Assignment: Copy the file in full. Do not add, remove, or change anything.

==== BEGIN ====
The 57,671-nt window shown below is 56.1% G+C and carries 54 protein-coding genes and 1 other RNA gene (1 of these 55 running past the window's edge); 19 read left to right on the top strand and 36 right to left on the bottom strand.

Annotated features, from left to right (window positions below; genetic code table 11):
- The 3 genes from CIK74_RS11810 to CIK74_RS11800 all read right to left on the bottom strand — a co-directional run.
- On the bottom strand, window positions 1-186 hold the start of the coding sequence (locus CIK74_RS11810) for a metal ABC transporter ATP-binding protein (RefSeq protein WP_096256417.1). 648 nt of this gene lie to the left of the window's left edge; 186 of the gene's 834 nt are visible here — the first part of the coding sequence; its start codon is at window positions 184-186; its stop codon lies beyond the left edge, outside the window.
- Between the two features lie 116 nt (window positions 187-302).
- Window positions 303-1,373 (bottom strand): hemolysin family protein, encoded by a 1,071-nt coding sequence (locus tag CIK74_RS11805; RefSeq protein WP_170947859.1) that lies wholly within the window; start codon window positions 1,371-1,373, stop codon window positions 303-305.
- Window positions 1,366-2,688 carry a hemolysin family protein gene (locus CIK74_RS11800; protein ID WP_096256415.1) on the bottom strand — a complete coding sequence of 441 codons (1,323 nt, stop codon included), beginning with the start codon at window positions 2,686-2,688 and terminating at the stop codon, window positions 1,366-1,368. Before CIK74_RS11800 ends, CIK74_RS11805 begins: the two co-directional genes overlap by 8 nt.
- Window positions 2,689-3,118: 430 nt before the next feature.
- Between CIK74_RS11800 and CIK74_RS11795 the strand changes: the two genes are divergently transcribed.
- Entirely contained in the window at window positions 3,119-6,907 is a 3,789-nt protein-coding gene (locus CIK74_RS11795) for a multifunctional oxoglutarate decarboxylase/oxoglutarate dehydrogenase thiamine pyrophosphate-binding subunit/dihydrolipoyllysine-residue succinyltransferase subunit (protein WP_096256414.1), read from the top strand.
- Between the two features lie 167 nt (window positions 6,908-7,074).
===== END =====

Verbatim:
The 57,671-nt window shown below is 56.1% G+C and carries 54 protein-coding genes and 1 other RNA gene (1 of these 55 running past the window's edge); 19 read left to right on the top strand and 36 right to left on the bottom strand.

Annotated features, from left to right (window positions below; genetic code table 11):
- The 3 genes from CIK74_RS11810 to CIK74_RS11800 all read right to left on the bottom strand — a co-directional run.
- On the bottom strand, window positions 1-186 hold the start of the coding sequence (locus CIK74_RS11810) for a metal ABC transporter ATP-binding protein (RefSeq protein WP_096256417.1). 648 nt of this gene lie to the left of the window's left edge; 186 of the gene's 834 nt are visible here — the first part of the coding sequence; its start codon is at window positions 184-186; its stop codon lies beyond the left edge, outside the window.
- Between the two features lie 116 nt (window positions 187-302).
- Window positions 303-1,373 (bottom strand): hemolysin family protein, encoded by a 1,071-nt coding sequence (locus tag CIK74_RS11805; RefSeq protein WP_170947859.1) that lies wholly within the window; start codon window positions 1,371-1,373, stop codon window positions 303-305.
- Window positions 1,366-2,688 carry a hemolysin family protein gene (locus CIK74_RS11800; protein ID WP_096256415.1) on the bottom strand — a complete coding sequence of 441 codons (1,323 nt, stop codon included), beginning with the start codon at window positions 2,686-2,688 and terminating at the stop codon, window positions 1,366-1,368. Before CIK74_RS11800 ends, CIK74_RS11805 begins: the two co-directional genes overlap by 8 nt.
- Window positions 2,689-3,118: 430 nt before the next feature.
- Between CIK74_RS11800 and CIK74_RS11795 the strand changes: the two genes are divergently transcribed.
- Entirely contained in the window at window positions 3,119-6,907 is a 3,789-nt protein-coding gene (locus CIK74_RS11795) for a multifunctional oxoglutarate decarboxylase/oxoglutarate dehydrogenase thiamine pyrophosphate-binding subunit/dihydrolipoyllysine-residue succinyltransferase subunit (protein WP_096256414.1), read from the top strand.
- Between the two features lie 167 nt (window positions 6,908-7,074).